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Home Security Hacking: How to protect yourself

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FORT WAYNE, Ind. (Fort Wayne's NBC) - What happens when you're not home? Thanks to security cameras, you can now answer that question. But before you buy a smart camera, you need to know how to protect yourself from getting hacked. The safety precautions are pretty basic, but if you don't follow them, there could be big consequences.

Fort Wayne's NBC Today anchor Julian Teekaram interviewed Fort Wayne resident Michael about his Nest security cameras and why he has them.

This past September, someone broke into his wife's car and he caught the whole thing on tape.

Although police never caught the suspect, Michael believes cameras stop potential trespassers.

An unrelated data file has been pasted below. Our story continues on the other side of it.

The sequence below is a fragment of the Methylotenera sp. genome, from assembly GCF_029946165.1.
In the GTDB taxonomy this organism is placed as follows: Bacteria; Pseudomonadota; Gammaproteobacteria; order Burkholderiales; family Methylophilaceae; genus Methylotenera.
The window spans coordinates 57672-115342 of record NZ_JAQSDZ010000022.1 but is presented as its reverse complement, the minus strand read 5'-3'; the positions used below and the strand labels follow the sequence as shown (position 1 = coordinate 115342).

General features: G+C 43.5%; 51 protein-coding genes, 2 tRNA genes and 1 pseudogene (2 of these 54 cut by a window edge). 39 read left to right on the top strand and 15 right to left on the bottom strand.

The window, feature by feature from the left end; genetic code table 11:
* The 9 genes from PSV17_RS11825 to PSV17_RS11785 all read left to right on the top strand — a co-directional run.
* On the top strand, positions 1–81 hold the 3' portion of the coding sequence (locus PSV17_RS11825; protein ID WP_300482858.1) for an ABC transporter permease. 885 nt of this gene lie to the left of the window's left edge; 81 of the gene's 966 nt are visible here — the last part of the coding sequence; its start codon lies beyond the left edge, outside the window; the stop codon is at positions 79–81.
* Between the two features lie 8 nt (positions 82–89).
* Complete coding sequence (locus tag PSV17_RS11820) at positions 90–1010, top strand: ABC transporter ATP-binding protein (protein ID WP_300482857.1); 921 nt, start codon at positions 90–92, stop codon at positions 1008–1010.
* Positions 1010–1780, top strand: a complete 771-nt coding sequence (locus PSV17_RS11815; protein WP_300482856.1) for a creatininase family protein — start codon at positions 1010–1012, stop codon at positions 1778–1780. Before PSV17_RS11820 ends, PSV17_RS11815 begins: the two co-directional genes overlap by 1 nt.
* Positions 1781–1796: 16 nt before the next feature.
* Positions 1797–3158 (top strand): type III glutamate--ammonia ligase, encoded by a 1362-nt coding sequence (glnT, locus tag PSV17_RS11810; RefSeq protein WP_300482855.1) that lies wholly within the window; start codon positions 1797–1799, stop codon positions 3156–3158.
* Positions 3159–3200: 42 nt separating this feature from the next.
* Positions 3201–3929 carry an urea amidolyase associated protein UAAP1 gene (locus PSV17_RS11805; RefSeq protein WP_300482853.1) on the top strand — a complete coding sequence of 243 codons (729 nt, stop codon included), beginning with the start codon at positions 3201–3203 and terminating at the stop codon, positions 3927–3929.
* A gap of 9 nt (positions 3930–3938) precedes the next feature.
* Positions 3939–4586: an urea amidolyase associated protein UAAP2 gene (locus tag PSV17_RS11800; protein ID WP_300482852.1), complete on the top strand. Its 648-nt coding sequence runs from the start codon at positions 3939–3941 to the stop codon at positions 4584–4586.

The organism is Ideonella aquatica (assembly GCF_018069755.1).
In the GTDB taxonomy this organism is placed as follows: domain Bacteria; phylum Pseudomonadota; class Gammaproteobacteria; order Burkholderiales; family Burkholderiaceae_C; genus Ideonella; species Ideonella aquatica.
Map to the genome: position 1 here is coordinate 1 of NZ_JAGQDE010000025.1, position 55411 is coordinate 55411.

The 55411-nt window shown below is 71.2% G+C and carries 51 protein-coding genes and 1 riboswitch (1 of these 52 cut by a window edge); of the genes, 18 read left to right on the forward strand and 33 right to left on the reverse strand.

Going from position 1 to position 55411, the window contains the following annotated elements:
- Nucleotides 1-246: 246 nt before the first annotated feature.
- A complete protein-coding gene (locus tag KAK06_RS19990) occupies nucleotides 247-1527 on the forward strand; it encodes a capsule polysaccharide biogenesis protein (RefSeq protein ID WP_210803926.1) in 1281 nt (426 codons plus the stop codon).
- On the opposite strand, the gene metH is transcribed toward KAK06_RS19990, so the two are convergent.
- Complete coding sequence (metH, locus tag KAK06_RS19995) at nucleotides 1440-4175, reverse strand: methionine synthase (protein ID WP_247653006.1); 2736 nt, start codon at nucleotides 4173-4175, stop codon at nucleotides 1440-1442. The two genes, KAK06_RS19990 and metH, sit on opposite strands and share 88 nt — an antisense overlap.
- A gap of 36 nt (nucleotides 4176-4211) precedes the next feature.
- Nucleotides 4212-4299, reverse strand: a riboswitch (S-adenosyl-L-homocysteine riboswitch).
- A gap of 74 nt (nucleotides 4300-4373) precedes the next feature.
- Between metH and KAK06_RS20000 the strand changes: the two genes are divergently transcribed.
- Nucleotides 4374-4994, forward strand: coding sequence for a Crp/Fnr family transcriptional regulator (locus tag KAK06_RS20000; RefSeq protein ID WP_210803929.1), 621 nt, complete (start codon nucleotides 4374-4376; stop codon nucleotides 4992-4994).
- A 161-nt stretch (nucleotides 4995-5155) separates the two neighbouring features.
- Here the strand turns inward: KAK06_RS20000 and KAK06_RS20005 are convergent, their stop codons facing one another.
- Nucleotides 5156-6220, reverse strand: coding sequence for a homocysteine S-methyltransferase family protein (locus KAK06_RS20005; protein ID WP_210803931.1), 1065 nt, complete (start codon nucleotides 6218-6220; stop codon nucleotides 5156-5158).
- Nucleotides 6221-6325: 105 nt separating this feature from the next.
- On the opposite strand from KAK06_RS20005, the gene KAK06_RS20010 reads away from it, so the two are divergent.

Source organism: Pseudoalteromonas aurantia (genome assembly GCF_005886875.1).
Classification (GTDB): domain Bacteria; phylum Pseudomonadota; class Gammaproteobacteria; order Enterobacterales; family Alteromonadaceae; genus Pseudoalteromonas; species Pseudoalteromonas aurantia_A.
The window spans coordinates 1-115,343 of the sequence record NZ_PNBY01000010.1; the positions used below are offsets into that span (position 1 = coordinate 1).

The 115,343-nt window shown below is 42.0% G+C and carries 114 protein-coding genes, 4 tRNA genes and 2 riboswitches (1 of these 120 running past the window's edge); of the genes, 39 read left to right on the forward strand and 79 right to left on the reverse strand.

"I feel like if they know it's there they'll be deterred. And if they do come, they've got a clear shot of who it is. You can't hide from it," said Michael.

Michael does take advantage of Nest's security features like two-factor authentication, but he's not worried about getting hacked because his cameras are outside.

But what if your camera is inside?

In Mississippi, a stranger gained access to a family's RING camera and started talking to their 8-year-old daughter.

So how do you protect yourself?

We asked the experts.

Kristopher Roberts heads the School of Information and Technology at Ivy Tech.

He says a secure password and multi-factor authentication can prevent your device from getting hacked.

The longer the password, the better. So more than 8 characters.

"It can be a little cumbersome, but it is well worth the extra ten seconds to complete," said Roberts.

Following the recent string of alarming RING Doorbell hacks, the company now requires all of its customers use two-factor authentication.

Julian Teekaram

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